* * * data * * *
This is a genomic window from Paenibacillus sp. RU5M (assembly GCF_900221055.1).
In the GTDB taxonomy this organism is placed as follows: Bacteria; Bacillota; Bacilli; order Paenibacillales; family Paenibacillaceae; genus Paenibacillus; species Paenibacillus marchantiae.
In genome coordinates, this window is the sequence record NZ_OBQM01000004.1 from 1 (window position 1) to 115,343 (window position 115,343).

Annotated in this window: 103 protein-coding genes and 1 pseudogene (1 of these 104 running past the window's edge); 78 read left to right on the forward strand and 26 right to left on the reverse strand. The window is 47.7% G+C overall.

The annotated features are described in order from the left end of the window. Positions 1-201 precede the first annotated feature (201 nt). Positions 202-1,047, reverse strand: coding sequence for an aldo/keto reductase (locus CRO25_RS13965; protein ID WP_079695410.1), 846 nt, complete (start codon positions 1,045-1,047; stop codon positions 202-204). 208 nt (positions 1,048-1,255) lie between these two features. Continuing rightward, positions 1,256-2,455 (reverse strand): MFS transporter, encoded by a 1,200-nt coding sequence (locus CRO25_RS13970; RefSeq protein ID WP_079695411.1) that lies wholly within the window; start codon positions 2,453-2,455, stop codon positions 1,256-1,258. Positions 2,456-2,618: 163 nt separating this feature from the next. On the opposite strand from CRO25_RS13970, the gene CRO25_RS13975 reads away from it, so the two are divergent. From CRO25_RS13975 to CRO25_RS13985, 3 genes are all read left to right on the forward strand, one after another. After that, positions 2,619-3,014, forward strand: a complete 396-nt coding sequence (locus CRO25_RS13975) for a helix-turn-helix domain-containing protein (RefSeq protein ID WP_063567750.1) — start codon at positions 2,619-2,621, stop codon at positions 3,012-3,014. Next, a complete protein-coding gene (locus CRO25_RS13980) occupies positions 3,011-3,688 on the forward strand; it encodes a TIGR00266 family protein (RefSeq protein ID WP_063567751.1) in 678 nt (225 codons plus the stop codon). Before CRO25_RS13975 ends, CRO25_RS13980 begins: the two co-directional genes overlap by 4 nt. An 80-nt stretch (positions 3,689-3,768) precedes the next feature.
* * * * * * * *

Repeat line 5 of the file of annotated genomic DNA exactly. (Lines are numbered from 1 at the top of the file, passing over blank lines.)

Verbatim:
The annotated features are described in order from the left end of the window. Positions 1-201 precede the first annotated feature (201 nt). Positions 202-1,047, reverse strand: coding sequence for an aldo/keto reductase (locus CRO25_RS13965; protein ID WP_079695410.1), 846 nt, complete (start codon positions 1,045-1,047; stop codon positions 202-204). 208 nt (positions 1,048-1,255) lie between these two features. Continuing rightward, positions 1,256-2,455 (reverse strand): MFS transporter, encoded by a 1,200-nt coding sequence (locus CRO25_RS13970; RefSeq protein ID WP_079695411.1) that lies wholly within the window; start codon positions 2,453-2,455, stop codon positions 1,256-1,258. Positions 2,456-2,618: 163 nt separating this feature from the next. On the opposite strand from CRO25_RS13970, the gene CRO25_RS13975 reads away from it, so the two are divergent. From CRO25_RS13975 to CRO25_RS13985, 3 genes are all read left to right on the forward strand, one after another. After that, positions 2,619-3,014, forward strand: a complete 396-nt coding sequence (locus CRO25_RS13975) for a helix-turn-helix domain-containing protein (RefSeq protein ID WP_063567750.1) — start codon at positions 2,619-2,621, stop codon at positions 3,012-3,014. Next, a complete protein-coding gene (locus CRO25_RS13980) occupies positions 3,011-3,688 on the forward strand; it encodes a TIGR00266 family protein (RefSeq protein ID WP_063567751.1) in 678 nt (225 codons plus the stop codon). Before CRO25_RS13975 ends, CRO25_RS13980 begins: the two co-directional genes overlap by 4 nt. An 80-nt stretch (positions 3,689-3,768) precedes the next feature.